For the past 15 months or so, countless people have been working remotely and staying away from office buildings. And the fear among real estate investors -- especially those investing in office-focused real estate investment trusts (REITs) like Piedmont Office Trust Realty -- is that the practice of working remotely will continue beyond the pandemic.
Not only is remote work convenient for employees, but it can save companies a lot of money by not having to rent as much office space. And even once it's safe to return to an office, there's a good chance a lot of companies will pass on renewing their leases.
Earlier this year, Amazon (NASDAQ: AMZN) announced that most of its staff would likely be back to the office by fall. But now, it's making plans to roll out a hybrid model that could lessen the need for office space. And once other major companies realize what Amazon's doing, they might seek to follow its lead.
A more flexible model
Amazon was initially set on an office-centric culture -- one that would involve having most people back to the office. But recently, it changed its policy and will now allow corporate and tech employees to do their jobs remotely two days each week. Employees also can work from another office location within their home countries for up to four weeks per year.
Meanwhile, Amazon will allow some people to work remotely for three days a week or more. Those employees will have to give up a dedicated desk at an office -- but they'll also gain the flexibility that comes with being able to work from home most, if not all, of the time.
Bad news for office REITs?
Office buildings have been sluggish since the pandemic began, and a lot of REITs with offices in their portfolios have seen their value decline over the past year and change. The hope among office REIT investors is that the remote work trend will wane as things improve on the pandemic front and society inches toward normalcy. But with large players like Amazon now making plans to uphold a remote-friendly model, the future of office buildings looks shakier.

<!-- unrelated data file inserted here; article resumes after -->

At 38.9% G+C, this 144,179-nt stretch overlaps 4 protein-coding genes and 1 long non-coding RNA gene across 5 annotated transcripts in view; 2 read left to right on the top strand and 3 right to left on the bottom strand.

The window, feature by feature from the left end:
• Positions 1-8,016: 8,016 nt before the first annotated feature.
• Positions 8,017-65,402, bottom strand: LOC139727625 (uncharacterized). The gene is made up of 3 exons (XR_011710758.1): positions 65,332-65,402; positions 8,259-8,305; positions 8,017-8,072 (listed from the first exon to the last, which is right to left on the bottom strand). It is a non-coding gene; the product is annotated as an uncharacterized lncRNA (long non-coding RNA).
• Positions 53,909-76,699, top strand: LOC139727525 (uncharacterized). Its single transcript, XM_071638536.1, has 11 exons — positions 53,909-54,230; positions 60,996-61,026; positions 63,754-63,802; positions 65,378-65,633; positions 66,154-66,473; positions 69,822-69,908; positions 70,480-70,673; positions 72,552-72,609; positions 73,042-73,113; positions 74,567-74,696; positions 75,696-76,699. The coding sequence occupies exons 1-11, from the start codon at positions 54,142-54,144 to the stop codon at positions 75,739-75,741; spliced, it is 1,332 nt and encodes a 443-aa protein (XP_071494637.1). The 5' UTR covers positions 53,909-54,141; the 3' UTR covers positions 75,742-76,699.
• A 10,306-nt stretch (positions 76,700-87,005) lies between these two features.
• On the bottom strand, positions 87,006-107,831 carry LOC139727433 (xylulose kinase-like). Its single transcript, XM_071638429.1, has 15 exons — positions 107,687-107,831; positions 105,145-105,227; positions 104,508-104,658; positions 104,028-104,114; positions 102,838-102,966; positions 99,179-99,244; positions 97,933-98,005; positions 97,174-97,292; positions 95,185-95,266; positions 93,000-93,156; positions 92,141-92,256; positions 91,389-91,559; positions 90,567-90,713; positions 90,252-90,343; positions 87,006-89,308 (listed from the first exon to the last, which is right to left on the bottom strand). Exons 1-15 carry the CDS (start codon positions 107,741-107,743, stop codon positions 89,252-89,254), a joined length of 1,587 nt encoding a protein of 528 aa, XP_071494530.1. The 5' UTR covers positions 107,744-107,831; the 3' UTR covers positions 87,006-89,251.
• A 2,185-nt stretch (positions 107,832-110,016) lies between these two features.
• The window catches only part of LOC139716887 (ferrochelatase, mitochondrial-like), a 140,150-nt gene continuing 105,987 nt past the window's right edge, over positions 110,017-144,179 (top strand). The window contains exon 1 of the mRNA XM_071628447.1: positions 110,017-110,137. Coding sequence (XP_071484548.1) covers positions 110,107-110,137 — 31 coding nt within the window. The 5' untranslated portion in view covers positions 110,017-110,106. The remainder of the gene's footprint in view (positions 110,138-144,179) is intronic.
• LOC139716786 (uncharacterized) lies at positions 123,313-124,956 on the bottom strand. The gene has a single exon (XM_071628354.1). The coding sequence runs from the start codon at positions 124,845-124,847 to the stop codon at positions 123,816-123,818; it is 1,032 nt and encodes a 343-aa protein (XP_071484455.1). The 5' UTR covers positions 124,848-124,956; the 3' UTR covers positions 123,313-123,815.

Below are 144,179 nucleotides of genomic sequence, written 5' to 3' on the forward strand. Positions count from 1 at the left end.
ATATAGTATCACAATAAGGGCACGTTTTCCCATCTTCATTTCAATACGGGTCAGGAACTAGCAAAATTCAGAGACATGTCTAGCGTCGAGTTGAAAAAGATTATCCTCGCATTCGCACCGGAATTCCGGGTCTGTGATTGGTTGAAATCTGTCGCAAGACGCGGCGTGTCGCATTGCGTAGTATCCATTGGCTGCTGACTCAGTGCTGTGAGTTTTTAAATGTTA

To be clear, Amazon isn't shunning offices. Quite the contrary -- it's in the process of building out a massive campus outside of Washington, D.C. But the fact that it's letting workers continue to do their jobs remotely might influence other companies to go a similar route, all the while downsizing their lease space in the process.
Of course, as more companies gradually return staff to the office, some employees may be itching to do their jobs in person five days a week. On the flip side, there are plenty of people hesitant to give up remote work in any capacity now that they're used to it. In a recent survey by staffing firm Robert Half, one-third of remote workers said they'd rather quit their jobs than return to an office on a full-time basis. And if that sentiment prevails, it could influence companies to maintain flexible models that benefit employees but ultimately hinder office REITs' recovery.